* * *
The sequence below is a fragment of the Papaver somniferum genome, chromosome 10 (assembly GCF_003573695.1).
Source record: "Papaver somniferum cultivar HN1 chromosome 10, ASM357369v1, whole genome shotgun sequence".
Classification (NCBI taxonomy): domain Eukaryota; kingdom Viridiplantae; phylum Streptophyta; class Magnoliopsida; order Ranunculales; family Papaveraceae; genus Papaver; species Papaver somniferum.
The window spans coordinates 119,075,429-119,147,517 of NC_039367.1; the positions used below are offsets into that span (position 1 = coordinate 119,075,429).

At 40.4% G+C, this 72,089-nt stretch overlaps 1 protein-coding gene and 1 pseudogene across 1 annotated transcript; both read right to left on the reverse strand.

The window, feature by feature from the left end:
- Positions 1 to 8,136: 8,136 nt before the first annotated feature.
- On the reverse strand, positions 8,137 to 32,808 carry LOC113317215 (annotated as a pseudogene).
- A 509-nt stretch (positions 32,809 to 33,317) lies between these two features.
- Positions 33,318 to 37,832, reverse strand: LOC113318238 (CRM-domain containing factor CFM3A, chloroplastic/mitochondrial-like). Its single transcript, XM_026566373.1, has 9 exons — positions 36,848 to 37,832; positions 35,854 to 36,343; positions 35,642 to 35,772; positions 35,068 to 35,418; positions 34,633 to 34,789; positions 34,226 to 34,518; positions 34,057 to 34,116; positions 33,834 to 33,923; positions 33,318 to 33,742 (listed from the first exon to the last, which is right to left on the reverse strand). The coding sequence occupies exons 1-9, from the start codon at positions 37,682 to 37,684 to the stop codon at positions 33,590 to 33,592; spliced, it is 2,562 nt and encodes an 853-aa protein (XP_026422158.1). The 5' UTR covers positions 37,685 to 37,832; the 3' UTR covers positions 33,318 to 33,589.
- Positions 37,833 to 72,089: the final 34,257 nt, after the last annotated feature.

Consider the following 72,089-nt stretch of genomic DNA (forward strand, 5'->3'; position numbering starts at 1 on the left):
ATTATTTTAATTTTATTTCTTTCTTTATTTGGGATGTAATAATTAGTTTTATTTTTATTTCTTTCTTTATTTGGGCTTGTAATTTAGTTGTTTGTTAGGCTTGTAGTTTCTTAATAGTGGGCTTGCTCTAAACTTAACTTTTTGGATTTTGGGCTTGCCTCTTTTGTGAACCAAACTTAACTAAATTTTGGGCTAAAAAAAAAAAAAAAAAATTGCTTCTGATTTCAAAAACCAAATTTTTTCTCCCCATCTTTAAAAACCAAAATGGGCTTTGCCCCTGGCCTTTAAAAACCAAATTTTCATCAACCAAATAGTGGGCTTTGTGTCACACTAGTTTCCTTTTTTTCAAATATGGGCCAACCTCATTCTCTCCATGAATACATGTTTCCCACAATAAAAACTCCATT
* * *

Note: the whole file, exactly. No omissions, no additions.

The sequence below is a fragment of the Papaver somniferum genome, chromosome 10 (assembly GCF_003573695.1).
Source record: "Papaver somniferum cultivar HN1 chromosome 10, ASM357369v1, whole genome shotgun sequence".
Classification (NCBI taxonomy): domain Eukaryota; kingdom Viridiplantae; phylum Streptophyta; class Magnoliopsida; order Ranunculales; family Papaveraceae; genus Papaver; species Papaver somniferum.
The window spans coordinates 119,075,429-119,147,517 of NC_039367.1; the positions used below are offsets into that span (position 1 = coordinate 119,075,429).

At 40.4% G+C, this 72,089-nt stretch overlaps 1 protein-coding gene and 1 pseudogene across 1 annotated transcript; both read right to left on the reverse strand.

The window, feature by feature from the left end:
- Positions 1 to 8,136: 8,136 nt before the first annotated feature.
- On the reverse strand, positions 8,137 to 32,808 carry LOC113317215 (annotated as a pseudogene).
- A 509-nt stretch (positions 32,809 to 33,317) lies between these two features.
- Positions 33,318 to 37,832, reverse strand: LOC113318238 (CRM-domain containing factor CFM3A, chloroplastic/mitochondrial-like). Its single transcript, XM_026566373.1, has 9 exons — positions 36,848 to 37,832; positions 35,854 to 36,343; positions 35,642 to 35,772; positions 35,068 to 35,418; positions 34,633 to 34,789; positions 34,226 to 34,518; positions 34,057 to 34,116; positions 33,834 to 33,923; positions 33,318 to 33,742 (listed from the first exon to the last, which is right to left on the reverse strand). The coding sequence occupies exons 1-9, from the start codon at positions 37,682 to 37,684 to the stop codon at positions 33,590 to 33,592; spliced, it is 2,562 nt and encodes an 853-aa protein (XP_026422158.1). The 5' UTR covers positions 37,685 to 37,832; the 3' UTR covers positions 33,318 to 33,589.
- Positions 37,833 to 72,089: the final 34,257 nt, after the last annotated feature.

Consider the following 72,089-nt stretch of genomic DNA (forward strand, 5'->3'; position numbering starts at 1 on the left):
ATTATTTTAATTTTATTTCTTTCTTTATTTGGGATGTAATAATTAGTTTTATTTTTATTTCTTTCTTTATTTGGGCTTGTAATTTAGTTGTTTGTTAGGCTTGTAGTTTCTTAATAGTGGGCTTGCTCTAAACTTAACTTTTTGGATTTTGGGCTTGCCTCTTTTGTGAACCAAACTTAACTAAATTTTGGGCTAAAAAAAAAAAAAAAAAATTGCTTCTGATTTCAAAAACCAAATTTTTTCTCCCCATCTTTAAAAACCAAAATGGGCTTTGCCCCTGGCCTTTAAAAACCAAATTTTCATCAACCAAATAGTGGGCTTTGTGTCACACTAGTTTCCTTTTTTTCAAATATGGGCCAACCTCATTCTCTCCATGAATACATGTTTCCCACAATAAAAACTCCATT